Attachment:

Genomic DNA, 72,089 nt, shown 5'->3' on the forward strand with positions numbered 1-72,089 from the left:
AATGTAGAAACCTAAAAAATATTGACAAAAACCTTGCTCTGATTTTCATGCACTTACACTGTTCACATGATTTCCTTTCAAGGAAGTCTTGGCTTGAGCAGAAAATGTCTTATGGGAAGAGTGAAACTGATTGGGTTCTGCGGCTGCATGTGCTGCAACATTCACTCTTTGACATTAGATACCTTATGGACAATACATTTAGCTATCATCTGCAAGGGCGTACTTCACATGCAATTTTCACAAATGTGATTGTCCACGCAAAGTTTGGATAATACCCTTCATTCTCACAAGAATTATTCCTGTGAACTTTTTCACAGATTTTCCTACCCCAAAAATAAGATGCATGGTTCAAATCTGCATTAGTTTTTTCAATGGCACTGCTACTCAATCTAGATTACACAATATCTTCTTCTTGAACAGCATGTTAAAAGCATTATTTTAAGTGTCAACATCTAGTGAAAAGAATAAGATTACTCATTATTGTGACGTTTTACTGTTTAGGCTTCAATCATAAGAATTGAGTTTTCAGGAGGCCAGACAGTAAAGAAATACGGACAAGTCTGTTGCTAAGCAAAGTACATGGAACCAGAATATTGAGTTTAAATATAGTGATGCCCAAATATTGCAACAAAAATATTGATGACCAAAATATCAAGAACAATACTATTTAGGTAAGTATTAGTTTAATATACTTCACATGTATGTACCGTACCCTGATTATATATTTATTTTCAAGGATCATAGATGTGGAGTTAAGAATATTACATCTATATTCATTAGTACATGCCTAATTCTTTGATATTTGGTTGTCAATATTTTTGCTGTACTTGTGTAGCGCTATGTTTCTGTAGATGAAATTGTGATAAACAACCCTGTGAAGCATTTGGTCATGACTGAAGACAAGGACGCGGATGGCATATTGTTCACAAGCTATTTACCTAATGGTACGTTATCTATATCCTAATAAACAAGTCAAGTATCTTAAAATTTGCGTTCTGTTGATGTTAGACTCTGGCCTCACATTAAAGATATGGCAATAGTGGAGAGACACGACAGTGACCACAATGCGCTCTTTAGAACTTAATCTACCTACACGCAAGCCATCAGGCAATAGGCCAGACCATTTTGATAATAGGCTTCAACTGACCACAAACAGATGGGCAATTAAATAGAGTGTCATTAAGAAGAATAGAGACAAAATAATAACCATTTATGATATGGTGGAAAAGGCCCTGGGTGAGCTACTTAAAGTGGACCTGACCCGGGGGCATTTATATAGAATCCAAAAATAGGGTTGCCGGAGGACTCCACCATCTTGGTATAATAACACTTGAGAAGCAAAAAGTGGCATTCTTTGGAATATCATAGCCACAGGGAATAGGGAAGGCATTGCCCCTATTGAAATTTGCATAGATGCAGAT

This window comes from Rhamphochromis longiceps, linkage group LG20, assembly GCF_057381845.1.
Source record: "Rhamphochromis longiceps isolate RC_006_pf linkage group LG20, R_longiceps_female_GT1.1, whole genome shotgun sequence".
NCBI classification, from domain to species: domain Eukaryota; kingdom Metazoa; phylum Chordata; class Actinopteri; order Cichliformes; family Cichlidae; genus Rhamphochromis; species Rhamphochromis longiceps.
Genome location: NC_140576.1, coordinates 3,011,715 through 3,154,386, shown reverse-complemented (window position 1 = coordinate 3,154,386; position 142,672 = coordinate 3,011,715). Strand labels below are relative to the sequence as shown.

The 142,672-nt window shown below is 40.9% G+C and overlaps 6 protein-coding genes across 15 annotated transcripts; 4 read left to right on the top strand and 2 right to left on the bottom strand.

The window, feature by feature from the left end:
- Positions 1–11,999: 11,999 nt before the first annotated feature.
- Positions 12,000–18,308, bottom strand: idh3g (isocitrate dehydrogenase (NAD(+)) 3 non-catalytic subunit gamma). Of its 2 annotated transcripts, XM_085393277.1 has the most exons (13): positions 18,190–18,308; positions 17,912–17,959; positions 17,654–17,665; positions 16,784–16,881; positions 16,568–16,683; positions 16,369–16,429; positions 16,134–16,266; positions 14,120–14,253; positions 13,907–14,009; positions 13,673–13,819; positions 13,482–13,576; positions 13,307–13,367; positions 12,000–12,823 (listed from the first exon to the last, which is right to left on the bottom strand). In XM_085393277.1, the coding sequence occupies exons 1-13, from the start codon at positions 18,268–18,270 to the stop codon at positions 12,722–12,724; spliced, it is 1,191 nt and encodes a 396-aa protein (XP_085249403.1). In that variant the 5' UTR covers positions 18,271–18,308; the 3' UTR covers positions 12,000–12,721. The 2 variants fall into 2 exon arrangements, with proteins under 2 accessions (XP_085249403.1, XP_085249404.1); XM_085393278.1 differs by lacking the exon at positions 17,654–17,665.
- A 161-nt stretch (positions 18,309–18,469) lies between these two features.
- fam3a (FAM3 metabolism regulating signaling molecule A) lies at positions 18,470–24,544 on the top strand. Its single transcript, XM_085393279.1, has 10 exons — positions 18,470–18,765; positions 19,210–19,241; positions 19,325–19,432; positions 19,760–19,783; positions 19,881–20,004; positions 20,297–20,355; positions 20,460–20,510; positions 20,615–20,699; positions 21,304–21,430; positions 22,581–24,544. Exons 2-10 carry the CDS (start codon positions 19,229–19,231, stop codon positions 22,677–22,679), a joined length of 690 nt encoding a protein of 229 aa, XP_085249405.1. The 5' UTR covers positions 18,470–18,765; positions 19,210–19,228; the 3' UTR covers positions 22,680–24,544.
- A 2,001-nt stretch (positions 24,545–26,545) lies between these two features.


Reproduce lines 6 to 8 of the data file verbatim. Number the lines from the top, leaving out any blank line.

Genome location: NC_140576.1, coordinates 3,011,715 through 3,154,386, shown reverse-complemented (window position 1 = coordinate 3,154,386; position 142,672 = coordinate 3,011,715). Strand labels below are relative to the sequence as shown.

The 142,672-nt window shown below is 40.9% G+C and overlaps 6 protein-coding genes across 15 annotated transcripts; 4 read left to right on the top strand and 2 right to left on the bottom strand.

The window, feature by feature from the left end: